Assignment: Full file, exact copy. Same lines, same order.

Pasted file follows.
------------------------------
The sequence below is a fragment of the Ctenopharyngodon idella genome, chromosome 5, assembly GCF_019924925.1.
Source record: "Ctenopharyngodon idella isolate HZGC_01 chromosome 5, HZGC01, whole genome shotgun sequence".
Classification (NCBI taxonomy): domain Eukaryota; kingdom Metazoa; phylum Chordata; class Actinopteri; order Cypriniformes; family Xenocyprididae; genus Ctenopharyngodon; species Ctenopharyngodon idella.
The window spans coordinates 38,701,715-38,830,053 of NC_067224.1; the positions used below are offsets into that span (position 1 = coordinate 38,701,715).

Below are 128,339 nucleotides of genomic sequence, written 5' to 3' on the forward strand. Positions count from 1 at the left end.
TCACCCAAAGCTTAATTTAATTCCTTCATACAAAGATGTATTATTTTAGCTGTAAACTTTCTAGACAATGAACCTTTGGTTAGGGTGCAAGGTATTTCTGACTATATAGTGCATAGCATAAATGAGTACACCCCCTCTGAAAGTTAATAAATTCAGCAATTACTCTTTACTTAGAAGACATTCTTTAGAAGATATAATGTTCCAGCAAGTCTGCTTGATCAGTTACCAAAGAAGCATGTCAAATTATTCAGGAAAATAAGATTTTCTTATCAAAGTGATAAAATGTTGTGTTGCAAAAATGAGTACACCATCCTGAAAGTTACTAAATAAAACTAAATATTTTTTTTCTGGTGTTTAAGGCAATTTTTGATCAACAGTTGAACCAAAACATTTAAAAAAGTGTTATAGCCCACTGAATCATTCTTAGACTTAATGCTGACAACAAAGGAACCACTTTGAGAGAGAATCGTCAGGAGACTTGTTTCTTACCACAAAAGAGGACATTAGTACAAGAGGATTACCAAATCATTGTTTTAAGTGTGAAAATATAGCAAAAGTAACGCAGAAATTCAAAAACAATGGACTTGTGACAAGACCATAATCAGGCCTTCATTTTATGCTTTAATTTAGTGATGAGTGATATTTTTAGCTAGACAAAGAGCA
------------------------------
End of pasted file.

The sequence below is a fragment of the Ctenopharyngodon idella genome, chromosome 5, assembly GCF_019924925.1.
Source record: "Ctenopharyngodon idella isolate HZGC_01 chromosome 5, HZGC01, whole genome shotgun sequence".
Classification (NCBI taxonomy): domain Eukaryota; kingdom Metazoa; phylum Chordata; class Actinopteri; order Cypriniformes; family Xenocyprididae; genus Ctenopharyngodon; species Ctenopharyngodon idella.
The window spans coordinates 38,701,715-38,830,053 of NC_067224.1; the positions used below are offsets into that span (position 1 = coordinate 38,701,715).

Below are 128,339 nucleotides of genomic sequence, written 5' to 3' on the forward strand. Positions count from 1 at the left end.
TCACCCAAAGCTTAATTTAATTCCTTCATACAAAGATGTATTATTTTAGCTGTAAACTTTCTAGACAATGAACCTTTGGTTAGGGTGCAAGGTATTTCTGACTATATAGTGCATAGCATAAATGAGTACACCCCCTCTGAAAGTTAATAAATTCAGCAATTACTCTTTACTTAGAAGACATTCTTTAGAAGATATAATGTTCCAGCAAGTCTGCTTGATCAGTTACCAAAGAAGCATGTCAAATTATTCAGGAAAATAAGATTTTCTTATCAAAGTGATAAAATGTTGTGTTGCAAAAATGAGTACACCATCCTGAAAGTTACTAAATAAAACTAAATATTTTTTTTCTGGTGTTTAAGGCAATTTTTGATCAACAGTTGAACCAAAACATTTAAAAAAGTGTTATAGCCCACTGAATCATTCTTAGACTTAATGCTGACAACAAAGGAACCACTTTGAGAGAGAATCGTCAGGAGACTTGTTTCTTACCACAAAAGAGGACATTAGTACAAGAGGATTACCAAATCATTGTTTTAAGTGTGAAAATATAGCAAAAGTAACGCAGAAATTCAAAAACAATGGACTTGTGACAAGACCATAATCAGGCCTTCATTTTATGCTTTAATTTAGTGATGAGTGATATTTTTAGCTAGACAAAGAGCA